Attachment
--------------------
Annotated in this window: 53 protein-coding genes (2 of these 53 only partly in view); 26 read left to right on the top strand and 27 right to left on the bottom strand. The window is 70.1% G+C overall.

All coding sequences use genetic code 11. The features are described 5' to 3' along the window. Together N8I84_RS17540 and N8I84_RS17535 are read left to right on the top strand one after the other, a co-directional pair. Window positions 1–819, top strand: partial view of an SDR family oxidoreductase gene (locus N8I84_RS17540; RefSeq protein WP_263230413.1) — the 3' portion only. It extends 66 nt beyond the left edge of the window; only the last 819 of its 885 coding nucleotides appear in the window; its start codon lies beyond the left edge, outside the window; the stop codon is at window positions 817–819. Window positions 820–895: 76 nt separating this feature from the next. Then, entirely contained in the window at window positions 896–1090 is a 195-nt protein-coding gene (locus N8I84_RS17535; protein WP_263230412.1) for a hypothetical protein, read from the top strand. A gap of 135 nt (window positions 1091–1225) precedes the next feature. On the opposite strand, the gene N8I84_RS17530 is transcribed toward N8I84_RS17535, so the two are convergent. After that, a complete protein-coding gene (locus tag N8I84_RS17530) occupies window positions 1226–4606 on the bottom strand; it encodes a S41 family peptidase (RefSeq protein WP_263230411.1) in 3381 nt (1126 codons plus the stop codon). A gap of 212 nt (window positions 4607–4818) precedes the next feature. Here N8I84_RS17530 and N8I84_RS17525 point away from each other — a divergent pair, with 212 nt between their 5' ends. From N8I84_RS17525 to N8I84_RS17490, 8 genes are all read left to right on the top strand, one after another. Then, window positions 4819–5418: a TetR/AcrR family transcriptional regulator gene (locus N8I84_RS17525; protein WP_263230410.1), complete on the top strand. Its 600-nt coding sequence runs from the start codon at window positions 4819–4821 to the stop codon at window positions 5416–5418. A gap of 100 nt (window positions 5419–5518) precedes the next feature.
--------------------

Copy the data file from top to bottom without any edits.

Annotated in this window: 53 protein-coding genes (2 of these 53 only partly in view); 26 read left to right on the top strand and 27 right to left on the bottom strand. The window is 70.1% G+C overall.

All coding sequences use genetic code 11. The features are described 5' to 3' along the window. Together N8I84_RS17540 and N8I84_RS17535 are read left to right on the top strand one after the other, a co-directional pair. Window positions 1–819, top strand: partial view of an SDR family oxidoreductase gene (locus N8I84_RS17540; RefSeq protein WP_263230413.1) — the 3' portion only. It extends 66 nt beyond the left edge of the window; only the last 819 of its 885 coding nucleotides appear in the window; its start codon lies beyond the left edge, outside the window; the stop codon is at window positions 817–819. Window positions 820–895: 76 nt separating this feature from the next. Then, entirely contained in the window at window positions 896–1090 is a 195-nt protein-coding gene (locus N8I84_RS17535; protein WP_263230412.1) for a hypothetical protein, read from the top strand. A gap of 135 nt (window positions 1091–1225) precedes the next feature. On the opposite strand, the gene N8I84_RS17530 is transcribed toward N8I84_RS17535, so the two are convergent. After that, a complete protein-coding gene (locus tag N8I84_RS17530) occupies window positions 1226–4606 on the bottom strand; it encodes a S41 family peptidase (RefSeq protein WP_263230411.1) in 3381 nt (1126 codons plus the stop codon). A gap of 212 nt (window positions 4607–4818) precedes the next feature. Here N8I84_RS17530 and N8I84_RS17525 point away from each other — a divergent pair, with 212 nt between their 5' ends. From N8I84_RS17525 to N8I84_RS17490, 8 genes are all read left to right on the top strand, one after another. Then, window positions 4819–5418: a TetR/AcrR family transcriptional regulator gene (locus N8I84_RS17525; protein WP_263230410.1), complete on the top strand. Its 600-nt coding sequence runs from the start codon at window positions 4819–4821 to the stop codon at window positions 5416–5418. A gap of 100 nt (window positions 5419–5518) precedes the next feature.